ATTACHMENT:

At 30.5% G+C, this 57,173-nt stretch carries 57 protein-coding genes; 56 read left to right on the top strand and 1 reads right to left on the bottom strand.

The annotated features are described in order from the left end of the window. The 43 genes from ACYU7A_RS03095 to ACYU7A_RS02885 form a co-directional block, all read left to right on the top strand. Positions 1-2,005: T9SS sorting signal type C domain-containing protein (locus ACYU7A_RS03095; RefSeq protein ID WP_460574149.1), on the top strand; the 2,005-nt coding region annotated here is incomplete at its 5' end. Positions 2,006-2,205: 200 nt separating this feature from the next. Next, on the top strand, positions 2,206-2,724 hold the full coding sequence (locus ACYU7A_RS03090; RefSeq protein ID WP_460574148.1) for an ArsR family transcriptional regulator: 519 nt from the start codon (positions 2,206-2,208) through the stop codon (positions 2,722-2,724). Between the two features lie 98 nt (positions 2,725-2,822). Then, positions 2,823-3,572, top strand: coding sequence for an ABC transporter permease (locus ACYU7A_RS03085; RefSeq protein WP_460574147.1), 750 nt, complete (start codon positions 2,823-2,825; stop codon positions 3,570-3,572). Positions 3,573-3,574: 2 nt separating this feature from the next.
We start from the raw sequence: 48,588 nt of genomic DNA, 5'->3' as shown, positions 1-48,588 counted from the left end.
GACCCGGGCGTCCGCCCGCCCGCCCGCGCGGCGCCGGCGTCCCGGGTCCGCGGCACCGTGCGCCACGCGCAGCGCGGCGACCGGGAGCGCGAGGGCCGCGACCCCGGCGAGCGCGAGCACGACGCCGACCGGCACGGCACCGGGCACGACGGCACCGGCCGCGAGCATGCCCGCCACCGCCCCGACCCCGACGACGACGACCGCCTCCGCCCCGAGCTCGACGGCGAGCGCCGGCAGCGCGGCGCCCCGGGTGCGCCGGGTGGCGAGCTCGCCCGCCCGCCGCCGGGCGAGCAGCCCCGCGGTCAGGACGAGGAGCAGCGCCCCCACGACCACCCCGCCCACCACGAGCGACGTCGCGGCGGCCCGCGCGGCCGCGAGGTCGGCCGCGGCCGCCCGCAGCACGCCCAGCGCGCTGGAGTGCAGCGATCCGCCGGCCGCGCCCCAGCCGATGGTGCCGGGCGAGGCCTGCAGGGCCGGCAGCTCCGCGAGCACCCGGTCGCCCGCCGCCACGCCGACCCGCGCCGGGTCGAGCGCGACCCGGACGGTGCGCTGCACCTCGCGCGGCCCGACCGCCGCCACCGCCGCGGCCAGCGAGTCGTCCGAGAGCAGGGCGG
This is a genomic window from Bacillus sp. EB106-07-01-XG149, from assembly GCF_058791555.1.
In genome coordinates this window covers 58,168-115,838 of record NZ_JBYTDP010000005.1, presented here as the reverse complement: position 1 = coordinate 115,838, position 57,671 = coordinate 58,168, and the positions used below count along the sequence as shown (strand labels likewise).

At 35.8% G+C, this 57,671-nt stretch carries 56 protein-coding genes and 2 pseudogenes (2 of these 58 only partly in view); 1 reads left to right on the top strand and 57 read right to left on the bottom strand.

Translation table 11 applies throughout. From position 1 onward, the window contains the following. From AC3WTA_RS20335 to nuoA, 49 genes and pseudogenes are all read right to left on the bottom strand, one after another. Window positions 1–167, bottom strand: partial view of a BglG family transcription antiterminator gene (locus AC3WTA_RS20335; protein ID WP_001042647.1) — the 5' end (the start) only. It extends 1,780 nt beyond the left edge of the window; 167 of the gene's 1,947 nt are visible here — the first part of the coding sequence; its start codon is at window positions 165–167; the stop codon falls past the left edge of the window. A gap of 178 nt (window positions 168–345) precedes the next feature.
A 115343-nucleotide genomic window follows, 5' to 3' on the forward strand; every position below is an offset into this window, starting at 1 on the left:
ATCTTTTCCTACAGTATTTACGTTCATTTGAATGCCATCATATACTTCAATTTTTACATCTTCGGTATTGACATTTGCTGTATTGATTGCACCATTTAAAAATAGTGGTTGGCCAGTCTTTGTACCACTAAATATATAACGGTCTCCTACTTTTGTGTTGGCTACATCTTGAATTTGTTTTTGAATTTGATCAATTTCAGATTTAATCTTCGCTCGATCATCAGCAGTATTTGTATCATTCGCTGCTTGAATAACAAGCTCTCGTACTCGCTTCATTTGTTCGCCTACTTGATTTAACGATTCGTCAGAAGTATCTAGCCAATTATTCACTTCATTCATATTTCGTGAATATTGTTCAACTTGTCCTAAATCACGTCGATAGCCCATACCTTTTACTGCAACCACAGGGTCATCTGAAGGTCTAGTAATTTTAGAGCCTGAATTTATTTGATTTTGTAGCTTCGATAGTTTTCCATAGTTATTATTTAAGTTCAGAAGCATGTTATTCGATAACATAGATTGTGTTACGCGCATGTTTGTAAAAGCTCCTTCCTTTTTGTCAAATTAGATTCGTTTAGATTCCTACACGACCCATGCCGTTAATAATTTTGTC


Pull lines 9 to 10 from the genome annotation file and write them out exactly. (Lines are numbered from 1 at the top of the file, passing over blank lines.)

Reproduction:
A 115343-nucleotide genomic window follows, 5' to 3' on the forward strand; every position below is an offset into this window, starting at 1 on the left:
ATCTTTTCCTACAGTATTTACGTTCATTTGAATGCCATCATATACTTCAATTTTTACATCTTCGGTATTGACATTTGCTGTATTGATTGCACCATTTAAAAATAGTGGTTGGCCAGTCTTTGTACCACTAAATATATAACGGTCTCCTACTTTTGTGTTGGCTACATCTTGAATTTGTTTTTGAATTTGATCAATTTCAGATTTAATCTTCGCTCGATCATCAGCAGTATTTGTATCATTCGCTGCTTGAATAACAAGCTCTCGTACTCGCTTCATTTGTTCGCCTACTTGATTTAACGATTCGTCAGAAGTATCTAGCCAATTATTCACTTCATTCATATTTCGTGAATATTGTTCAACTTGTCCTAAATCACGTCGATAGCCCATACCTTTTACTGCAACCACAGGGTCATCTGAAGGTCTAGTAATTTTAGAGCCTGAATTTATTTGATTTTGTAGCTTCGATAGTTTTCCATAGTTATTATTTAAGTTCAGAAGCATGTTATTCGATAACATAGATTGTGTTACGCGCATGTTTGTAAAAGCTCCTTCCTTTTTGTCAAATTAGATTCGTTTAGATTCCTACACGACCCATGCCGTTAATAATTTTGTC